During the Cold War era, Turkey’s NATO membership led it to pursue a policy that did not fully favor either Palestinians or Israelis. A special awareness of the Palestinian issue was raised in Turkey’s leftist party platforms, not among conservative Turkish politicians, because of the left’s general affinity with national liberation movements. It is rumored that the Palestine Liberation Organization (PLO) recruited from Turkish and Kurdish leftist students. Furthermore, and owing to deep ties with the United States military, Turkey’s military establishment took a more pragmatic approach and gradually developed strong relations with Israel’s top brass—not through official government lines, but rather, by cultivating personal relations with officers. Additionally, the birth of the Kurdistan Workers’ Party (PKK), the group’s training camps in the Beqaa Valley in Lebanon, and Kurdish leftists’ relations with the PLO during the 1980s fortified military cooperation between Turkish and Israeli officials. Turkey-Palestine relations reached their nadir in the mid-1990s when the Turkish military signed numerous and unprecedented defense contracts with Israel. Interestingly, some of these agreements were signed by the Islamist Welfare Party of the 1990s—with which Erdoğan was affiliated, and it was the party that elected him mayor of Istanbul—although party leaders later claimed that they took such decisions under the influence of powerful Turkish generals.1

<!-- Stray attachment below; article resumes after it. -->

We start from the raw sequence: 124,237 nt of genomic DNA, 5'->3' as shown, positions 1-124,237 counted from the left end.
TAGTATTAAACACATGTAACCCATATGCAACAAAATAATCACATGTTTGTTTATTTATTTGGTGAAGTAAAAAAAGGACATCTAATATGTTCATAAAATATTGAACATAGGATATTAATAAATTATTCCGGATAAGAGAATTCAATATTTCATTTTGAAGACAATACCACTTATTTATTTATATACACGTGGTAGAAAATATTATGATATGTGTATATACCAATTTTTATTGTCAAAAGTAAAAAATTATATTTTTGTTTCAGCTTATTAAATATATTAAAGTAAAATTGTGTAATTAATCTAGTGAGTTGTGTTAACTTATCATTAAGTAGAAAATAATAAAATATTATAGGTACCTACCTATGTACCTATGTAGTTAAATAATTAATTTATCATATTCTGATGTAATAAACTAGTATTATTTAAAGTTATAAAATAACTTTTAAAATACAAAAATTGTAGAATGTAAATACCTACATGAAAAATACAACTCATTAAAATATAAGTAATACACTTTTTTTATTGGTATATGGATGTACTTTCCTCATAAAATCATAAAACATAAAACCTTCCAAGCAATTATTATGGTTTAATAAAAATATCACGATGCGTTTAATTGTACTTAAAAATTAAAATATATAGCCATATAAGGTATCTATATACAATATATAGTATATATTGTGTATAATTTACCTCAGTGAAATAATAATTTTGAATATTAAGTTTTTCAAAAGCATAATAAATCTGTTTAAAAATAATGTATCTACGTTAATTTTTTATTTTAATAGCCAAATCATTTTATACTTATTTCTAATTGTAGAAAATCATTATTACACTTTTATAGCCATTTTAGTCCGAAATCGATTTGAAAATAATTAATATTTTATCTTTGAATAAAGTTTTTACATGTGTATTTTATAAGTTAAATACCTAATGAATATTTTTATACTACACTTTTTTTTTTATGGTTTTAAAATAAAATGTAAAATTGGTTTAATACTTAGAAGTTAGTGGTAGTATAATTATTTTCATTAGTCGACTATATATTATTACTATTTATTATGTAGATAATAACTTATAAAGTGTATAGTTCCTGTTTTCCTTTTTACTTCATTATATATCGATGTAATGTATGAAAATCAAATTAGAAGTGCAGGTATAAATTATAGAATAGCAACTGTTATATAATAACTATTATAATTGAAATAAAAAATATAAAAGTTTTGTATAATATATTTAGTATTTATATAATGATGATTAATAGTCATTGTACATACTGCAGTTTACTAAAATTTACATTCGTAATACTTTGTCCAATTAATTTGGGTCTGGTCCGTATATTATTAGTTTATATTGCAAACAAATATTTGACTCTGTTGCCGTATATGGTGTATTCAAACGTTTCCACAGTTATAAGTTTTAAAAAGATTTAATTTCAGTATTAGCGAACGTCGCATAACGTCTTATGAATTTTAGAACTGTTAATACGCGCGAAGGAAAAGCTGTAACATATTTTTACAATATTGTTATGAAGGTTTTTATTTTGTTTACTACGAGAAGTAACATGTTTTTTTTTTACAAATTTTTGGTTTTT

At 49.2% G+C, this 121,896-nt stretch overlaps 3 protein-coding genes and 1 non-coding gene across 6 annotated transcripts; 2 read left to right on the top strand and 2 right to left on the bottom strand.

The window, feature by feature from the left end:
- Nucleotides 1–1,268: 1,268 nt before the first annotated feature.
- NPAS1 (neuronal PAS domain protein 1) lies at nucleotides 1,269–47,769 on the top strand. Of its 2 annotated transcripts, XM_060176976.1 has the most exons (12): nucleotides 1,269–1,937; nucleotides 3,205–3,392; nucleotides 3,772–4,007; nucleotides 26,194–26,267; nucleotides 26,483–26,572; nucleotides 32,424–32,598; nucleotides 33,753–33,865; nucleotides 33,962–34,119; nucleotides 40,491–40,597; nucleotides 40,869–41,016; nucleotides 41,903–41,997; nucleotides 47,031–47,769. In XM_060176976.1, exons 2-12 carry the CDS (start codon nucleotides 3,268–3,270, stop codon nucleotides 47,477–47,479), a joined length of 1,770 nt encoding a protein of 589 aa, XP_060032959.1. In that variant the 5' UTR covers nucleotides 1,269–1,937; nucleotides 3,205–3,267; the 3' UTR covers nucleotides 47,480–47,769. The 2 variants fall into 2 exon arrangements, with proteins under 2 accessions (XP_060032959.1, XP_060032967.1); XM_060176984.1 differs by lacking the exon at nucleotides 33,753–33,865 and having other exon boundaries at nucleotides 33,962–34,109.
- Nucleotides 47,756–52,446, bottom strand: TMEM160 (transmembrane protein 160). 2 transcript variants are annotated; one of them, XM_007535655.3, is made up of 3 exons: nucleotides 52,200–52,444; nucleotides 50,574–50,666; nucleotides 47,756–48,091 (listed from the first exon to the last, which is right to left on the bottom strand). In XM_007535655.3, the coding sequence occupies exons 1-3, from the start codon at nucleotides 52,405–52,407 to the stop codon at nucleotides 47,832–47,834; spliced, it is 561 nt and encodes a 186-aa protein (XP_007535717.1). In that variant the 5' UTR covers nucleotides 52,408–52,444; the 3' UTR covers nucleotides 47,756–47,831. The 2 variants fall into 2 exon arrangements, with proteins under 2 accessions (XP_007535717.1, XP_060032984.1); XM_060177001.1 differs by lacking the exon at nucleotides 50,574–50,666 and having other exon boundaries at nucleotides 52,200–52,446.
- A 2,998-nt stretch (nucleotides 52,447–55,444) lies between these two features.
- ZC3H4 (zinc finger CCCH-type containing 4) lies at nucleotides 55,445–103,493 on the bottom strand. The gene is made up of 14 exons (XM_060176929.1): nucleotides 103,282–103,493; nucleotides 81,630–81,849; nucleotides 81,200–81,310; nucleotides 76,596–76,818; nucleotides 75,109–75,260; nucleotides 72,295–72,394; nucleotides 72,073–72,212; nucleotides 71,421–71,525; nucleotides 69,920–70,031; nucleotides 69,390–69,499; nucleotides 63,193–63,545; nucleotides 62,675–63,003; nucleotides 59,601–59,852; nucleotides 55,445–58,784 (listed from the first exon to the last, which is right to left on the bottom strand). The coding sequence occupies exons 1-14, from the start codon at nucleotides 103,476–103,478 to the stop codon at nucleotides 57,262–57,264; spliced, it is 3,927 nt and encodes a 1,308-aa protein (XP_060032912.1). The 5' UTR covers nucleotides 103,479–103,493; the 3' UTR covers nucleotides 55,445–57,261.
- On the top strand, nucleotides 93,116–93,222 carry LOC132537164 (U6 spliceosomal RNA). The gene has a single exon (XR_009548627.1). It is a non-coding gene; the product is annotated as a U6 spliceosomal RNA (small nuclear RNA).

Soon, however, Turkey pivoted back to Palestine, well before the rise of Erdoğan’s AKP. Leftist Prime Minister Bulent Ecevit took steps toward mediation between Palestinians and Israelis before the Camp David talks in 2000. Ankara suggested the Ottoman model for Jerusalem, where Israelis and Palestinians would have shared sovereignty over the Haram al-Sharif. The Turkish government emphasized its support for the right of Palestinians to an independent state, and at the same time, persuaded PLO leader Yasser Arafat to postpone his plans for declaring independence. Following the Second Intifada and the Israeli aggression against Palestinian civilians, Ecevit reflected the frustration in Turkish public opinion polls, in which most citizens stated that Turkey did not take enough measures to save Palestinians. He became the first Turkish prime minister to accuse Israel of genocide, saying that “genocide is being perpetrated against the Palestinian people before the eyes of the world.”

Israeli officials welcome Erdoğan’s Islamist rhetoric, as his discourse is used to scapegoat Turkish popular support for Palestine.

The first years of Erdoğan’s ascendance to power coincided with a new era in Palestinian politics that saw a widening divide between Hamas and the Fatah-led Palestinian Authority as well as the Israeli public’s shift to right-wing politics. Such structural changes led Turkey to seek an active role as protector of Palestinian interests. Former Turkish Foreign Minister Ahmet Davutoğlu pursued a diplomatic campaign to convince Washington that Hamas’s 2006 election victory in the Palestinian parliamentary elections should be seen as an opportunity instead of an alarming threat—as Ankara was already using its credibility to influence Hamas leaders to engage in the international system and fence off their relations with Iran and Syria. The AKP aimed to maintain warm relations among all parties to the conflict and hosted a summit with Israeli President Shimon Peres and Palestinian President Mahmoud Abbas in Turkey.